Thinking about getting off the pump


(stilledlife) #1

I have been on the insulin pump for 3 years and have had some problems. Skin sensitivity to the site adhesive, was the worst until i got barrier wipes.

But here is my main problem.

Before I got on the pump my H.A1C was 7. Since getting on the pump it has been 8.3 almost ever since. Sure I have been in college- but I was also in college before. The pump was also a wonderful tool for traveling and going abroad.

But mentally I can't work with the pump. It does not challenge me the way shots to. It does not challenge me to think about my diabetes the way I need to in order to feel good and be healthy.

Cheating is too easy. Insulin is there at a push of a button and I can't seem to wrap my brain around "Don't eat that you wont feel good." For three years I have been fighting a mental battle and loosing instead of the physical battle which I know I can win.

The pump is a tool which I am sure I'll use again in the future when traveling again and if I ever decide to have children. but until that time-

The insulin pump tore down walls, it gave me a type of freedom that was great- but destructive too.I have acknowledge that with limitations comes freedom as well.

If anyone has any comments I would like to hear them I would like to make a well rounded and thought out decision before I take this new step.


(sciencequeen) #2

I would say that your behaviour sounds a bit self-destructive. I think that if you went back on insulin shots, you wouldn't be more regimented, your blood sugars would be MORE out of control.

I think you need to look back at the time in your life when your HbA1C was 7 and look at exactly the lifestyle you were living at that point, and try to replicate it as much as possible.

Do you see a dietitian meant to deal with Type 1 Diabetics? I think if someone gave you a meal plan to follow, you would be more likely to comply.

Do you exercise, or were you active at any point? I was on the shots for 20 years before I finally caved and went on the pump a little over 6 months ago. The major reason why I went on it was because it was impossible to accommodate being active on multiple daily injections. I saw the lives of the people whose health I wanted to emulate, and even though I'm nowhere near being some crazy triathlete, I was not happy having one unit of insulin be the difference between continually crashing during my workouts, or needing to take a correction dose after my workout. Your body may not be that sensitive, so you may not have had that problem. Although remember that the less insulin you are on, the more sensitive your body becomes to it, so the less you need to take, and the greater variance you will have with smaller differences in dosages. I don't know what kind of pump you're on, but my pump can dose in as small as 0.05 unit increments; my syringes were always in 1 unit increments!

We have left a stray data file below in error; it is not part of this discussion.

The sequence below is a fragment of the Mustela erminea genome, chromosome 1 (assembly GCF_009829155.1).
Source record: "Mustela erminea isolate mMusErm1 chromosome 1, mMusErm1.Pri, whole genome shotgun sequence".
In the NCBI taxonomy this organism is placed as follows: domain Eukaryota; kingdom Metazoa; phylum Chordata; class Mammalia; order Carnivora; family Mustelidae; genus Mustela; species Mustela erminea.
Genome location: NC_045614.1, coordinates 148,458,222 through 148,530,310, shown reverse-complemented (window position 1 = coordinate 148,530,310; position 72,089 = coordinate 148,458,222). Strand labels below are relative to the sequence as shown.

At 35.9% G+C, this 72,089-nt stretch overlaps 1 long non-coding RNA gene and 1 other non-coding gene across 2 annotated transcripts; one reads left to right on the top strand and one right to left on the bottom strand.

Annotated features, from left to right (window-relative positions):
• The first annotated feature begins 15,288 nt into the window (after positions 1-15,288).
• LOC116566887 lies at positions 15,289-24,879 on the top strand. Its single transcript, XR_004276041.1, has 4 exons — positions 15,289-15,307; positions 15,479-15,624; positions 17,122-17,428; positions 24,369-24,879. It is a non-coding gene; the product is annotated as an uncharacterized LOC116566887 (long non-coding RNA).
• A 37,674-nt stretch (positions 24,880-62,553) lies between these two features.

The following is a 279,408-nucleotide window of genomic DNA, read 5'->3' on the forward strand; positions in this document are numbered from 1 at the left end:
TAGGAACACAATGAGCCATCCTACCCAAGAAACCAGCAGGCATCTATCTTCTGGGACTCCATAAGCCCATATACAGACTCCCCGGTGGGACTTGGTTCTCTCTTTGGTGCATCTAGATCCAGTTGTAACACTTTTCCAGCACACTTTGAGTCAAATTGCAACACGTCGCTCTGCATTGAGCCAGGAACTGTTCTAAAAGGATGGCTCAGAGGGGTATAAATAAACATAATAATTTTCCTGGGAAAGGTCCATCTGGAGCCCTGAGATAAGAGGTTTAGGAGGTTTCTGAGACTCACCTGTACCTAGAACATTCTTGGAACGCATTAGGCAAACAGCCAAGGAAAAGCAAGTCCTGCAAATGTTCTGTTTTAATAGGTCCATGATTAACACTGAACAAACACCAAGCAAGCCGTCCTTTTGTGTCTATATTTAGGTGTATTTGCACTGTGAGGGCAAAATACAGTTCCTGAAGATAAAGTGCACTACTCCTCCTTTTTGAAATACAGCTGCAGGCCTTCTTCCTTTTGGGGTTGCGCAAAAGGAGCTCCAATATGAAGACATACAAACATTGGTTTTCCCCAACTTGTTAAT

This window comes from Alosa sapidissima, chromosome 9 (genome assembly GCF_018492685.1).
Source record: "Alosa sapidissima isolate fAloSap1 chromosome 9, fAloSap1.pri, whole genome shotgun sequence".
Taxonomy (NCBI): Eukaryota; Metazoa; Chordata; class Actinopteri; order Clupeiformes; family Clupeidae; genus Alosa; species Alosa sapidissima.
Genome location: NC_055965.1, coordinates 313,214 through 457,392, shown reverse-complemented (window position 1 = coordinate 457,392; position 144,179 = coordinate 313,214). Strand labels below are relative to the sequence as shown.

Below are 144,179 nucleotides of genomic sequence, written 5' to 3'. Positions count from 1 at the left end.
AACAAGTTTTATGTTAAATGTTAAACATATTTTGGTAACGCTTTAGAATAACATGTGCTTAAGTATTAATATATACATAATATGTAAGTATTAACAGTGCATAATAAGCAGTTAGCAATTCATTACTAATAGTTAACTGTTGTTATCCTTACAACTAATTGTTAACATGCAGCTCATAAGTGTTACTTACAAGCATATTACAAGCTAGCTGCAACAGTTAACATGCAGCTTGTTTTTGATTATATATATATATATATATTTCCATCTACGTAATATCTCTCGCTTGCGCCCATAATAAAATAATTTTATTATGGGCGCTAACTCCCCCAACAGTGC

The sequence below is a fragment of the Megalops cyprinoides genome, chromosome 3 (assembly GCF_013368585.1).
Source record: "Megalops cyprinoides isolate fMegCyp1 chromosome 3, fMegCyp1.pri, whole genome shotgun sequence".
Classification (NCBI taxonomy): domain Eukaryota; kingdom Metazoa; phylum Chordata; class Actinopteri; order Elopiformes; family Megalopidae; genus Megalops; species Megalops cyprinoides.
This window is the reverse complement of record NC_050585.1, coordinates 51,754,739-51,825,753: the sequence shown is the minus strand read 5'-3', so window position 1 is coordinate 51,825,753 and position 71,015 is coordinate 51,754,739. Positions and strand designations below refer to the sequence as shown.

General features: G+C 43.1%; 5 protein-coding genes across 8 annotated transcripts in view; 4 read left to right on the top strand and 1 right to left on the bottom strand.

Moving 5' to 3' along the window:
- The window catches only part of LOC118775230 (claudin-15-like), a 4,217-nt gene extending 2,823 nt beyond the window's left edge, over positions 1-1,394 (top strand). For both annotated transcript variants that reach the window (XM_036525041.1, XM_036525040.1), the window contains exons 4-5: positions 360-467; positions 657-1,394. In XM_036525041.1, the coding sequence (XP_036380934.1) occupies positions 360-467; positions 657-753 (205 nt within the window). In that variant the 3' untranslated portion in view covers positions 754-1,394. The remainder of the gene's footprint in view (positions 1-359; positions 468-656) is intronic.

I think if you want to reprogram yourself, having a pump will be more conducive to healthier behaviours. I believe you can set yourself a strict regiment if you want to. If your endocrinologist and dietitian can't help you out with that, I can. My intended career after university is to be trainer for Type 1 Diabetics, so I'm not going to tell you anything stupid! I think you just need the support, and I feel that you want the way that is most familiar to you, even if it may not help you in the long run.

Just my interpretation of it; feel free to disagree if I'm way off base.


(stilledlife) #3

I would like too get help with this and take you up on your offer.

 


(Gina) #4

Stilllife,

It is not the pump. You are burnt out from having diabetes. Trust me I went through the same exact thing a couple of years ago. You have to get yourself back on track.

Try to remember this.... food in mouth, pump in hand, my CDE told me that and its been working.

I was struggling with 8.3-9.1 for the past 6 years on the pump. Before on shots.... 6.3-6.4 all the time. Now, I have been really concentrating on always pumping in a bolus. That was my main problem. Forgetting.

Pretend you are still on shots and that the insulin pump is a huge syringe. If you want to be strict do it. Think that you are on shots if you have to, and you will see it will help you to get yourself together. I have been there so if you need any help let me know.

My last two A1C's were in the 7's


(sciencequeen) #5

I didn't know if/how I could message someone on here (sorry I didn't respond sooner).

Email me at sha74 at sfu dot ca if you are still interested in talking (I'll respond through my gmail, but I just didn't want to put my real name on here).


(A-D) #6

sciencequeen,

an fyi of a different sort but if you add someone as a friend you can click "start a conversation" and the conversations are private.

it is not as obvious as it could be...

A-D


(CassieBeth) #7

I went throught the same process...actually I have to admit, that I was better on shots as well, having 7's for the longest time. Then I went to the pump during high-school and then to college and I shot up the 9-10's--- i was completly out of control....

 

until my doctor yelled at me...I couldnt believe a professional such as him self yelled AT me...then I realized he did it for my own good. He basically said that if I didn't work harder at controlling my diabetes then he wouldn't see me as a doctor anymore...I went home actually upset of the incident.

3 months later I went from a 10.2 to a 8.2...that was fanatastic in my eyes! Now I have to get tighter control and I am set.

Hopefully you will see what I did not "cheat" using the pump--- because I did the exact same thing! Just sit down and look at diet choices, and remembering to bolus- and the bolus the correct amount, and adjust.

 

Good Luck!

Cass